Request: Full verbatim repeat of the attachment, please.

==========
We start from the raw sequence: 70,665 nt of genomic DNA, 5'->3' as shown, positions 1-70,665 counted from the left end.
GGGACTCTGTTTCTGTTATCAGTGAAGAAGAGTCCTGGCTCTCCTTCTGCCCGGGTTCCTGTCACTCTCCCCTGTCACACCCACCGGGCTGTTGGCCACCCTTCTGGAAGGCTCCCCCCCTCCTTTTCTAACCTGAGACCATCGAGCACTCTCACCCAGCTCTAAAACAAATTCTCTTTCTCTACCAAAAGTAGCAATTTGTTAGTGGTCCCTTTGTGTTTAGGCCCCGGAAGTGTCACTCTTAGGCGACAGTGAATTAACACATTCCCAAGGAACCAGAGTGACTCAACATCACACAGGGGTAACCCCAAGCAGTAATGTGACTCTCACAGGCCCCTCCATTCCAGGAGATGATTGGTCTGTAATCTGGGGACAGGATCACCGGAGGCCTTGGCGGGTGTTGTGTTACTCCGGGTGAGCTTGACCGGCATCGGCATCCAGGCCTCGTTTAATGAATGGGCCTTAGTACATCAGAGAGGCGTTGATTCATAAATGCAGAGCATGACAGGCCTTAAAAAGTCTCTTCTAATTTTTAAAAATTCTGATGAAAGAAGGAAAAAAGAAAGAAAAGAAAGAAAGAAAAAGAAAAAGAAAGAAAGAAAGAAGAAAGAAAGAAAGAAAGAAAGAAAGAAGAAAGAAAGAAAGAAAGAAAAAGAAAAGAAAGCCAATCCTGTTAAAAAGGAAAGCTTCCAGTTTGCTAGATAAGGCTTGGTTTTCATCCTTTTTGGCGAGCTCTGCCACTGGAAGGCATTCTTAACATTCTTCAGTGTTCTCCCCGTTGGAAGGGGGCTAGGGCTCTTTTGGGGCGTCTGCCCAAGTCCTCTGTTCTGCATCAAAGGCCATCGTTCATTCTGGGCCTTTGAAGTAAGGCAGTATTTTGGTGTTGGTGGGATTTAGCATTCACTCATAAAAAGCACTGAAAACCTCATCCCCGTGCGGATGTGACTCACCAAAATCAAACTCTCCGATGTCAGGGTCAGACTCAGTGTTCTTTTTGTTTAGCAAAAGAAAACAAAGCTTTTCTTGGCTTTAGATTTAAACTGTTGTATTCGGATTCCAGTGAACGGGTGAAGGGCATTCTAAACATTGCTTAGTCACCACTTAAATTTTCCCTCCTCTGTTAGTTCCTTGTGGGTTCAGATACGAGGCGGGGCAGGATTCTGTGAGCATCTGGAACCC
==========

We start from the raw sequence: 70,665 nt of genomic DNA, 5'->3' as shown, positions 1-70,665 counted from the left end.
GGGACTCTGTTTCTGTTATCAGTGAAGAAGAGTCCTGGCTCTCCTTCTGCCCGGGTTCCTGTCACTCTCCCCTGTCACACCCACCGGGCTGTTGGCCACCCTTCTGGAAGGCTCCCCCCCTCCTTTTCTAACCTGAGACCATCGAGCACTCTCACCCAGCTCTAAAACAAATTCTCTTTCTCTACCAAAAGTAGCAATTTGTTAGTGGTCCCTTTGTGTTTAGGCCCCGGAAGTGTCACTCTTAGGCGACAGTGAATTAACACATTCCCAAGGAACCAGAGTGACTCAACATCACACAGGGGTAACCCCAAGCAGTAATGTGACTCTCACAGGCCCCTCCATTCCAGGAGATGATTGGTCTGTAATCTGGGGACAGGATCACCGGAGGCCTTGGCGGGTGTTGTGTTACTCCGGGTGAGCTTGACCGGCATCGGCATCCAGGCCTCGTTTAATGAATGGGCCTTAGTACATCAGAGAGGCGTTGATTCATAAATGCAGAGCATGACAGGCCTTAAAAAGTCTCTTCTAATTTTTAAAAATTCTGATGAAAGAAGGAAAAAAGAAAGAAAAGAAAGAAAGAAAAAGAAAAAGAAAGAAAGAAAGAAGAAAGAAAGAAAGAAAGAAAGAAAGAAGAAAGAAAGAAAGAAAGAAAAAGAAAAGAAAGCCAATCCTGTTAAAAAGGAAAGCTTCCAGTTTGCTAGATAAGGCTTGGTTTTCATCCTTTTTGGCGAGCTCTGCCACTGGAAGGCATTCTTAACATTCTTCAGTGTTCTCCCCGTTGGAAGGGGGCTAGGGCTCTTTTGGGGCGTCTGCCCAAGTCCTCTGTTCTGCATCAAAGGCCATCGTTCATTCTGGGCCTTTGAAGTAAGGCAGTATTTTGGTGTTGGTGGGATTTAGCATTCACTCATAAAAAGCACTGAAAACCTCATCCCCGTGCGGATGTGACTCACCAAAATCAAACTCTCCGATGTCAGGGTCAGACTCAGTGTTCTTTTTGTTTAGCAAAAGAAAACAAAGCTTTTCTTGGCTTTAGATTTAAACTGTTGTATTCGGATTCCAGTGAACGGGTGAAGGGCATTCTAAACATTGCTTAGTCACCACTTAAATTTTCCCTCCTCTGTTAGTTCCTTGTGGGTTCAGATACGAGGCGGGGCAGGATTCTGTGAGCATCTGGAACCC